It is important for your child to attend school every day. You are responsible for your child’s attendance and can be fined or put in jail if your child is absent too much. Below is a list of things to keep in mind in regard to school attendance and enrollment.
- In South Carolina, children aged five through seventeen must go to school. Children can go to a public or private school, or can be home- schooled. Immigrant children must attend school, too.
- Your child will most likely need be enrolled in the school closest to where you live. If you are not sure which school to enroll your child in, you can call the school district office. The number will be listed in the blue pages of the phone book.
- Bring proof of your child’s age, such as a birth certificate, and immunization record when enrolling your child. The district will probably also need some proof that you live in the district, such as a utility bill or lease. Give the new school all the information you can about your child when enrolling in a new school. Remember to tell them about the old school and whether your child was in gifted or special education classes.
- Some schools expect only birth parents to enroll students, but sometimes children are living with other adults for a very good reason. Some school officials may try and stop their enrollment. However, if the child is not living with the parent for a good reason, the school must enroll the child immediately.
- If you live in the district and meet all legal requirements for attendance, your child should be enrolled without delay. In addition, the school should not stop the enrollment of your child because it is waiting on your child’s records to be sent over from the last school. Schools should admit your child, and then wait for the records.
- Remember to contact your child’s school if your child is sick or must miss school. You will want to attach a doctor’s note if you have one to the excuse when turning it into the school. Be sure to keep a copy of the doctor information as well. Schools record both lawful and unlawful absences. Lawful absences include serious illness, illness or death in the immediate family, a religious holiday, or some other reason that has been approved by the school board. Students are usually allowed ten lawful absences a school year. If you do not notify your child’s school for the reason of their absence, it will be considered unlawful regardless of the reason.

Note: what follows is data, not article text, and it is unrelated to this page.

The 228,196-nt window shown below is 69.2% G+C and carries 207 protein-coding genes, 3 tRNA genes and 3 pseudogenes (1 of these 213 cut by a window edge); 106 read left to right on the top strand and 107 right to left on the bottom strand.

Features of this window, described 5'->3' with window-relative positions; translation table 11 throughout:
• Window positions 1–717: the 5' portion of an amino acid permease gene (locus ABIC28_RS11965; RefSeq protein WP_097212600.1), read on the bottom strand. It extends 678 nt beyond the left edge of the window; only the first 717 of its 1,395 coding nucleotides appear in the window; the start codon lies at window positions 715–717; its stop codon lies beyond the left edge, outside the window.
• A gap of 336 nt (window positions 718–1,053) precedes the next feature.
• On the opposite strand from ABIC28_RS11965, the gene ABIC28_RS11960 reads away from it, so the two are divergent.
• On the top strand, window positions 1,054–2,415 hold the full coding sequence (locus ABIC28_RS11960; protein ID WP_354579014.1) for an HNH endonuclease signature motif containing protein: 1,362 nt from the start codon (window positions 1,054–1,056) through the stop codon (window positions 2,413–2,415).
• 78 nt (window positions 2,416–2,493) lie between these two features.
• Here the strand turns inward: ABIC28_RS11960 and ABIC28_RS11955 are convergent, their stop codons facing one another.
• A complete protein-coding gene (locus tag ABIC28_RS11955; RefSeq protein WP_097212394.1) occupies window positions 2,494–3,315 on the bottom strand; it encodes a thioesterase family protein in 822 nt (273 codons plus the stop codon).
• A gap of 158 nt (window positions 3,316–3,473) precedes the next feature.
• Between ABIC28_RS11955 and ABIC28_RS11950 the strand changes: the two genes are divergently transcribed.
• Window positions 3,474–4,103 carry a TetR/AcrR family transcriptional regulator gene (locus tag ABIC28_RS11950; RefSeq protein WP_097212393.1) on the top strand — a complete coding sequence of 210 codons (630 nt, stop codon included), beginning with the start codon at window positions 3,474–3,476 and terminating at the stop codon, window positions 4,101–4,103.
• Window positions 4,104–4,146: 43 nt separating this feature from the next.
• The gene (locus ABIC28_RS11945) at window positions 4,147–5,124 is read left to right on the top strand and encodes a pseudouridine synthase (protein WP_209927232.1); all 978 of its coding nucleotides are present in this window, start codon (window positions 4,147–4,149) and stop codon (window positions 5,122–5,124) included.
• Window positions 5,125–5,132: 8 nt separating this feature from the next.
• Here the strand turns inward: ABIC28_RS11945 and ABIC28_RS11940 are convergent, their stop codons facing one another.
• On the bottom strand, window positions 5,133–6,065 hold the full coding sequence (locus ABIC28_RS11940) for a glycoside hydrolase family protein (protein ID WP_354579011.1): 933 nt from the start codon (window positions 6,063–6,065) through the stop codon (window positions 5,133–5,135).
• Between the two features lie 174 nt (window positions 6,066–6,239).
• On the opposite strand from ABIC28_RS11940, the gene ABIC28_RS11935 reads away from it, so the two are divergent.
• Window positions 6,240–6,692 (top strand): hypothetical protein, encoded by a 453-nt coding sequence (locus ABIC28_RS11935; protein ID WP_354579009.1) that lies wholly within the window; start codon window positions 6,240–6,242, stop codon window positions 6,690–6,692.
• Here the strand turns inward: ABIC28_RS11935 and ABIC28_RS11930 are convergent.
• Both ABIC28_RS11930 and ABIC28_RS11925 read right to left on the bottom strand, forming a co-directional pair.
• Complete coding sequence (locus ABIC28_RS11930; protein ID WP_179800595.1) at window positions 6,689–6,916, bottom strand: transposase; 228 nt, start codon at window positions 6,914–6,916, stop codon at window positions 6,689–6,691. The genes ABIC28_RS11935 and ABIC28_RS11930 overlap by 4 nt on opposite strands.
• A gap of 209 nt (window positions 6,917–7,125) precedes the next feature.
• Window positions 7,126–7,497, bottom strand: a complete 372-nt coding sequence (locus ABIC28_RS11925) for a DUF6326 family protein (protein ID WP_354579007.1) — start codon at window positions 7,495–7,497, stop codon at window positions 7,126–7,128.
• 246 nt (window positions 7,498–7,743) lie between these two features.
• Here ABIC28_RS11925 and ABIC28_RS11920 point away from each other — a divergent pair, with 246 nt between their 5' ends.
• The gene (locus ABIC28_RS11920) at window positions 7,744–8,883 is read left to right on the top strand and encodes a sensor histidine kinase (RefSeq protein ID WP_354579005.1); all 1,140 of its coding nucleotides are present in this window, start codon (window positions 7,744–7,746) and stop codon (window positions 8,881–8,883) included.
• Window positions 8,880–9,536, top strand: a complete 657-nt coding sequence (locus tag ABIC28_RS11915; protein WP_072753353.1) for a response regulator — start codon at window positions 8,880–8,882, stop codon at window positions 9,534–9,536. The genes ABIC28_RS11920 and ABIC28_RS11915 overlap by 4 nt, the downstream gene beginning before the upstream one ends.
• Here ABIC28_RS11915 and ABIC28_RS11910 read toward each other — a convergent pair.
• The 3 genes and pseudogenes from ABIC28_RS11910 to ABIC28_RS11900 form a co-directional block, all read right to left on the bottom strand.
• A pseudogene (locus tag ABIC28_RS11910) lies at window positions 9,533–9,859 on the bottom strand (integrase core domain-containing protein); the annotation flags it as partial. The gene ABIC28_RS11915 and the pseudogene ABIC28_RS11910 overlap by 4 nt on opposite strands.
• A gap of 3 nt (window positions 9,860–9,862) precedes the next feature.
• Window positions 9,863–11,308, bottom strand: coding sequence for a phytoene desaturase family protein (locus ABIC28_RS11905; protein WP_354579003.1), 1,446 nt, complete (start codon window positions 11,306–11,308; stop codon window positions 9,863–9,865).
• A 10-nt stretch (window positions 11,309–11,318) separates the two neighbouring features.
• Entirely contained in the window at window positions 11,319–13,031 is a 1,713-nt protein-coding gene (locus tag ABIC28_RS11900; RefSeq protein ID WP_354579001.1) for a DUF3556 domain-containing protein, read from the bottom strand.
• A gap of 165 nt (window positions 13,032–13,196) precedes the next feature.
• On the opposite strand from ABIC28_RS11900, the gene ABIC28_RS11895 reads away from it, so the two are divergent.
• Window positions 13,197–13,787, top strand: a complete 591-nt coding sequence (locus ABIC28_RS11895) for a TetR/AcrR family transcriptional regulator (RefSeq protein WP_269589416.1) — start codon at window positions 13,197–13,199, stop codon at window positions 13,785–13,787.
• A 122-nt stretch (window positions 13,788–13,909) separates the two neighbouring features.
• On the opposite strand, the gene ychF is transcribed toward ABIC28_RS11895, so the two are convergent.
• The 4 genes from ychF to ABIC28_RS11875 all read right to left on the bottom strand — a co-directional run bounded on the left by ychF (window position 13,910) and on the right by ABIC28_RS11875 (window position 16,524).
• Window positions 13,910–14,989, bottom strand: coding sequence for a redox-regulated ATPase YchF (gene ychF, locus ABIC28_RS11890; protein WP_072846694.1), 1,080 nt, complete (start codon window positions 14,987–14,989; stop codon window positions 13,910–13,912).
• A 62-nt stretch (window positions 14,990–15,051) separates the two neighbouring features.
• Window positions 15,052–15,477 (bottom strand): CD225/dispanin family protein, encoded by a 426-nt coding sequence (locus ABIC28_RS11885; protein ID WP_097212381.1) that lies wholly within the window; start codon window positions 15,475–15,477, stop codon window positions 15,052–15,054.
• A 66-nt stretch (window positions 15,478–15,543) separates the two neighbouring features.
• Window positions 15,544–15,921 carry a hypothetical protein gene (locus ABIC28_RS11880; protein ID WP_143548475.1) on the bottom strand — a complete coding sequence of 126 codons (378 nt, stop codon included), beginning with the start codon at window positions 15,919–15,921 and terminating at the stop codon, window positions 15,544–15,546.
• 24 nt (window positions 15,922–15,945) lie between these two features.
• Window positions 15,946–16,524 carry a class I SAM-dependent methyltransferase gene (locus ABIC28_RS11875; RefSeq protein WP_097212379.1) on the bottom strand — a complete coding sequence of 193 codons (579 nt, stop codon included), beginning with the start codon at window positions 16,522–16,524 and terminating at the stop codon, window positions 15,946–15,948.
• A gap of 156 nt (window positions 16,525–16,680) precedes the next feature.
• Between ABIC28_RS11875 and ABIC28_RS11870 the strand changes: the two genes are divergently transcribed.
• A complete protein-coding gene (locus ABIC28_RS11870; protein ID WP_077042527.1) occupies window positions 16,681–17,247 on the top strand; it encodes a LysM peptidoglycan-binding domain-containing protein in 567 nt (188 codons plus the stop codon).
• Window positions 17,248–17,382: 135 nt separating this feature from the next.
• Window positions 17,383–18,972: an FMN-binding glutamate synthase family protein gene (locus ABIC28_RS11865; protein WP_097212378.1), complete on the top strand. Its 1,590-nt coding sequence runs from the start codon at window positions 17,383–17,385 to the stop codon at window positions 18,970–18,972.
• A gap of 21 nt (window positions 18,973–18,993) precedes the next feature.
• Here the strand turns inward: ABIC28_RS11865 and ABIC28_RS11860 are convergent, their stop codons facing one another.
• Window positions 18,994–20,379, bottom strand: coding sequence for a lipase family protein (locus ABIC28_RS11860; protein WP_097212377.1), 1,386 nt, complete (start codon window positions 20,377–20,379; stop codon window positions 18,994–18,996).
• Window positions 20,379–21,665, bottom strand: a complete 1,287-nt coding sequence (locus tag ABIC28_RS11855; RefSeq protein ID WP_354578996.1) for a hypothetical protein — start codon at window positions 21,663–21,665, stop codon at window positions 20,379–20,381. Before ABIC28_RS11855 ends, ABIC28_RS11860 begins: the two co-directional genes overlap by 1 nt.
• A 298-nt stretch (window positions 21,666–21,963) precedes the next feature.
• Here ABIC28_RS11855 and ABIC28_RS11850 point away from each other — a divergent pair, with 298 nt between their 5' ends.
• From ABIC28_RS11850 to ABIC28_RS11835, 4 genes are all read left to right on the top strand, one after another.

- You are still responsible for your child’s attendance even if he or she skips school without your knowledge. The school will consider this absence an unlawful absence.
- Once a student has three unlawful absences in a row or five unlawful absences during a school year, they are considered a truant. (This does not include suspensions.) The law requires schools to do something about students who miss school unlawfully. Once these days have been missed, schools must create a written plan along with the student and parent to try to prevent further unlawful absences. The school may involve or refer the family to other organizations or service providers who could help solve issues that are causing the absences. If the student does not follow the plan, the school may refer that student to Family Court.
This is not all the information you need to know if you have questions about school attendance laws in our state. You may want to talk to a lawyer about your individual situation. If you don’t have a lawyer, the South Carolina Bar Lawyer Referral Service can give you the name of a lawyer who is willing to meet with you and advise you at a lower rate. For the name of a lawyer in your area, call the Lawyer Referral Service at (800) 868-2284 (statewide) or 799-7100 in Richland and Lexington counties. If you have a very low income, your local legal services office may be able to help you. To get in touch with them, call the Legal Aid Telephone Intake Service for a referral at 744-9430 in Columbia or tollfree, (888) 346-5592 from other places in the state.